Understanding primary and secondary trauma

By Christine Salzer
Victims’ Advocate, Moms on a Mission
Updated 9:00 a.m., September 3, 2019

(VNO) – Everyone already knows that parents and families of the missing suffer trauma when their loved one goes missing, and then suffer even greater trauma when their earthly remains are discovered. On top of dealing with the grief of losing their loved one, parents of high profile missing and murder cases endure TV trucks outside their homes, people staring in public, invasions of privacy by overzealous “searchers”, loss of friends and jobs, and outright stalking.

What gets forgotten when we get involved in high profile crime cases, is that there are people on the periphery that also get traumatized: the neighbors that saw something funny before the murder but didn’t think it was anything dangerous at the time. The friends that the victim confided concerns to, but they didn’t think to report because they didn’t seem THAT bad at the time. The neighbor who has to dodge reporters every day to get in and out of the driveway knowing someone died in the house next door. The person a block away who didn’t open the door in the middle of the night for a half-naked girl, assuming she was ‘just a drunk’. The guy who is out hunting and finds a body in the woods. All of these situations involve people who are also damaged during situations like these.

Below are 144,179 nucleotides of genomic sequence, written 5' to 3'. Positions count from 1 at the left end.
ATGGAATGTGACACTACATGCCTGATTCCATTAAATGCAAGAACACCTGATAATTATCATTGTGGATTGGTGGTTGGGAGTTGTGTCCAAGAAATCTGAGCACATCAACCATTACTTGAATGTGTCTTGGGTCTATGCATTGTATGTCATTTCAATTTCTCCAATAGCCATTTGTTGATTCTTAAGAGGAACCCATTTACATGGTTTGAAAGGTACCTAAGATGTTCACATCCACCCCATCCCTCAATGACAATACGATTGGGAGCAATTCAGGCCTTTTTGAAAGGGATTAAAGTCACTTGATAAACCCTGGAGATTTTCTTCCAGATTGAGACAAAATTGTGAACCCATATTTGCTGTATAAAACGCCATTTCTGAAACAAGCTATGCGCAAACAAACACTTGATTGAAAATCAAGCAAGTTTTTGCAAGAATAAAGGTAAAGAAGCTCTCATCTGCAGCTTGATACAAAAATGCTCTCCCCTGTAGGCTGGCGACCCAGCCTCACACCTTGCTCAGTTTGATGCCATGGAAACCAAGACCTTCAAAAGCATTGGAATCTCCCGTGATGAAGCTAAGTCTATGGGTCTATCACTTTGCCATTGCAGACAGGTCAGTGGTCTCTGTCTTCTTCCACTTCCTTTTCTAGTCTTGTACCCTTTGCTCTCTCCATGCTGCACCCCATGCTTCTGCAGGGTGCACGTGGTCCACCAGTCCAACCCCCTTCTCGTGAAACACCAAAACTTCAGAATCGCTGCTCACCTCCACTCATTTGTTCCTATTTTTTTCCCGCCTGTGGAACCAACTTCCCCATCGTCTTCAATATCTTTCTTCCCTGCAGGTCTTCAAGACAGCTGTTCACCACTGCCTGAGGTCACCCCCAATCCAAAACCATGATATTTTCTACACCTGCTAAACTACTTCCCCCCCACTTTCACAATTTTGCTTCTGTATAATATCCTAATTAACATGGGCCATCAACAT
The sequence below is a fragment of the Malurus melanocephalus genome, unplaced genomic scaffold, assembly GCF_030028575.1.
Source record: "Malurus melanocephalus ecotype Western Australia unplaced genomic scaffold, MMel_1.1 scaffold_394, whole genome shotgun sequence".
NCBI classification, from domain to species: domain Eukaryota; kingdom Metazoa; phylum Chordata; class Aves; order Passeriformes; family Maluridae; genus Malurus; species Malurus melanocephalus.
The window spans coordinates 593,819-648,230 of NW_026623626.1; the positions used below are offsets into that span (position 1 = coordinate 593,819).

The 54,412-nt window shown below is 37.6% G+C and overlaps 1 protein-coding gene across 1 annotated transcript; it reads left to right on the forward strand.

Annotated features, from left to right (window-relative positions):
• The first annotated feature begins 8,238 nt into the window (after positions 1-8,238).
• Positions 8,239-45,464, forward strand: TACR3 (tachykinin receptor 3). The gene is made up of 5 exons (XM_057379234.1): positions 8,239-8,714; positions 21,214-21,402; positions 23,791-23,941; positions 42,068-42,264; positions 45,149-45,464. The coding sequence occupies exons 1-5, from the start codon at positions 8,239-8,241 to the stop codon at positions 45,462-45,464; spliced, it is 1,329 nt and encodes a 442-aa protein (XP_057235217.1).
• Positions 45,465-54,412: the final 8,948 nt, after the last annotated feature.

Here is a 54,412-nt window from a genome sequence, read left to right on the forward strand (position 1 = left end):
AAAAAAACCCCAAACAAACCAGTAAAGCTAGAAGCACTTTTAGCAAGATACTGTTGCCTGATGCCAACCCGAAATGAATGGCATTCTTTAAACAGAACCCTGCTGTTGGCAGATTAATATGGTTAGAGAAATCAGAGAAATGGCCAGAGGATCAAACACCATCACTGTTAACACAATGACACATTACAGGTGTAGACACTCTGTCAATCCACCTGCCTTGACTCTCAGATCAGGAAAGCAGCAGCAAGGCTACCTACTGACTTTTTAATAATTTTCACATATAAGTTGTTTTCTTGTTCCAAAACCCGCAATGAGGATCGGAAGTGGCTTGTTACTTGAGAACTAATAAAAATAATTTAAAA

Our team refers to the bystanders that get damaged by cases like these as secondary victims. We deal with families and friends of victims every day, and know well the trauma they suffer; as do many of you. If you have been affected by a disappearance or murder and would like assistance getting some help to feel better, please do not hesitate to message us. This includes advocates, too. We aren’t therapists, but we can help you figure out how to get in contact with one. No one should suffer in silence.

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